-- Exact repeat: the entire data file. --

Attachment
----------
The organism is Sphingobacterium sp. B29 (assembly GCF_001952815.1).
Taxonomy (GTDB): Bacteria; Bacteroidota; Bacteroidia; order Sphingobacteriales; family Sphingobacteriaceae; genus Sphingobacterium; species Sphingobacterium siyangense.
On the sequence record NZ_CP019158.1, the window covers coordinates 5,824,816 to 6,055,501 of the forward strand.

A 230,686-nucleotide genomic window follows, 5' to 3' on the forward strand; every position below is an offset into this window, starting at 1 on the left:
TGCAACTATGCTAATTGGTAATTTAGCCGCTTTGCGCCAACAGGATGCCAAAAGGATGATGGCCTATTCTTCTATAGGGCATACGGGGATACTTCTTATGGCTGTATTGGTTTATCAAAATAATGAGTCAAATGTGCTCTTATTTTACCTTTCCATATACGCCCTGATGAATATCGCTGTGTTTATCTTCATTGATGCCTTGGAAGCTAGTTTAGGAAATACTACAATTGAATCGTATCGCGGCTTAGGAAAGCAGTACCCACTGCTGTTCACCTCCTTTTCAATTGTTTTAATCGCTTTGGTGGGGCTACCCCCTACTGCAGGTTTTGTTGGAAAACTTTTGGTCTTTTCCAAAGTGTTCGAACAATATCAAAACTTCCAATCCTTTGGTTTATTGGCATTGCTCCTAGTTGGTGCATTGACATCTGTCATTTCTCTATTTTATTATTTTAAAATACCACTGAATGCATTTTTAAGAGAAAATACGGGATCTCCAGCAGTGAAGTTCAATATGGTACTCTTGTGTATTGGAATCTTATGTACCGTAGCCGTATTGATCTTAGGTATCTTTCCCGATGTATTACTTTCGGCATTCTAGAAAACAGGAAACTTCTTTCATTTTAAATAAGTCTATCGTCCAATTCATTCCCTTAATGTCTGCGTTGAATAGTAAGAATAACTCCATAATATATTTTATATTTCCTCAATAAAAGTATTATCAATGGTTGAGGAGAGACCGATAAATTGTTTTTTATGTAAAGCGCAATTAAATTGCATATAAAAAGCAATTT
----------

The organism is Sphingobacterium sp. B29 (assembly GCF_001952815.1).
Taxonomy (GTDB): Bacteria; Bacteroidota; Bacteroidia; order Sphingobacteriales; family Sphingobacteriaceae; genus Sphingobacterium; species Sphingobacterium siyangense.
On the sequence record NZ_CP019158.1, the window covers coordinates 5,824,816 to 6,055,501 of the forward strand.

A 230,686-nucleotide genomic window follows, 5' to 3' on the forward strand; every position below is an offset into this window, starting at 1 on the left:
TGCAACTATGCTAATTGGTAATTTAGCCGCTTTGCGCCAACAGGATGCCAAAAGGATGATGGCCTATTCTTCTATAGGGCATACGGGGATACTTCTTATGGCTGTATTGGTTTATCAAAATAATGAGTCAAATGTGCTCTTATTTTACCTTTCCATATACGCCCTGATGAATATCGCTGTGTTTATCTTCATTGATGCCTTGGAAGCTAGTTTAGGAAATACTACAATTGAATCGTATCGCGGCTTAGGAAAGCAGTACCCACTGCTGTTCACCTCCTTTTCAATTGTTTTAATCGCTTTGGTGGGGCTACCCCCTACTGCAGGTTTTGTTGGAAAACTTTTGGTCTTTTCCAAAGTGTTCGAACAATATCAAAACTTCCAATCCTTTGGTTTATTGGCATTGCTCCTAGTTGGTGCATTGACATCTGTCATTTCTCTATTTTATTATTTTAAAATACCACTGAATGCATTTTTAAGAGAAAATACGGGATCTCCAGCAGTGAAGTTCAATATGGTACTCTTGTGTATTGGAATCTTATGTACCGTAGCCGTATTGATCTTAGGTATCTTTCCCGATGTATTACTTTCGGCATTCTAGAAAACAGGAAACTTCTTTCATTTTAAATAAGTCTATCGTCCAATTCATTCCCTTAATGTCTGCGTTGAATAGTAAGAATAACTCCATAATATATTTTATATTTCCTCAATAAAAGTATTATCAATGGTTGAGGAGAGACCGATAAATTGTTTTTTATGTAAAGCGCAATTAAATTGCATATAAAAAGCAATTT